Adele Supported Her Best Friend With A Beautiful Message As She Opened Up About Postpartum Psychosis

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Becoming a parent can be thrilling in plenty of ways. But that doesn't mean every parenthood moment is a positive one. Adele's friend was diagnosed with postpartum psychosis, and it sounds like the singer is doing everything she can to support her pal, as reported by People. Postpartum depression can affect as many as one in nine women, according to the CDC, while postpartum psychosis can affect as many as 1-2 women for every 1,000 births.

Adele shared the news about her friend, Laura Dockrill, in a tweet on Monday. The "Hello" singer shared a photo of the two of them together and a Notes app post about how she and Dockrill have known each other for years. She also explained that for her friend, having her son was "the biggest challenge of her life," writing,

This is my best friend. We have been best friends for more of our lives than we haven't. She had my beautiful godson 6 months ago and it was the biggest challenge of her life in more ways than one.

The singer also encouraged other moms to speak up if they're experiencing mental health issues, writing,

She has written the most intimate, witty, heartbreaking and articulate piece about her experience of becoming a new mum and being diagnosed with postpartum psychosis. Mamas talk about how you're feeling because in some cases it could save yours or someone else's life x.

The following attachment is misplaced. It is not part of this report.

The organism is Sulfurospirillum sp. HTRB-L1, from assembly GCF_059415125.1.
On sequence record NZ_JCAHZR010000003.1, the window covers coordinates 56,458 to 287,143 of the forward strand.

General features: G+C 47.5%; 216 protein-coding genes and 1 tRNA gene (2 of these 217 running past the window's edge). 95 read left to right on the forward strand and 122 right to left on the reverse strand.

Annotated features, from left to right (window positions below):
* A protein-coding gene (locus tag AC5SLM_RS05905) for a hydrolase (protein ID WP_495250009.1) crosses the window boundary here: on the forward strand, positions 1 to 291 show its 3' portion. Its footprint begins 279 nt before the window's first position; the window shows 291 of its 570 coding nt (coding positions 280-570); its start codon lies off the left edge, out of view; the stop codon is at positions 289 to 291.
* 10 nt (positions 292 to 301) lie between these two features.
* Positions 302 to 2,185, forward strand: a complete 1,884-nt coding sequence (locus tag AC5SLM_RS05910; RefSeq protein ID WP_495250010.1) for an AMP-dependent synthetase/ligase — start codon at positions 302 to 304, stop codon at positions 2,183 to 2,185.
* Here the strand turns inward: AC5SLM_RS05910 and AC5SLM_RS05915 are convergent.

Adele's tweet links to a blog called Mother of all Lists, maintained by mom Clemmie Telford. In the post, published Monday, Telford shares Dockrill's story about being diagnosed with postpartum psychosis.

Writing for Telford's blog, Adele's friend shared the symptoms she experienced with the rare condition:

In my case it was built upon post natal depression and exhaustion and escalated into a phase of what I can only describe as hell; mania, mood swings, insomnia, delusions, paranoia, anxiety, severe depression with a lovely side order of psychosis.

Dockrill went on to write that she experienced suicidal thoughts after giving birth. She also wrote that she was hospitalized for two weeks, but her partner brought their newborn to visit the hospital every day she was there. Like Adele, Dockrill encouraged other moms to talk about their experience.

Adele herself became a mom in October 2012, when she gave birth to her son, Angelo. As a fellow parent, she can relate to some of Dockrill's words about parenting, though she didn't battle the same condition. As People pointed out, Adele did suffer from postpartum depression after giving birth. Adele shared that taking one afternoon for herself each week helped her better care for her baby.

Based on Dockrill's post, it sounds like the weeks and months after giving birth were an incredibly tough time for her and her family. But as she and Adele have written, it's vital to keep talking about mental health issues like the ones they've experienced. No one should have to suffer alone, and it's great to see Adele supporting her friend so completely during this difficult period.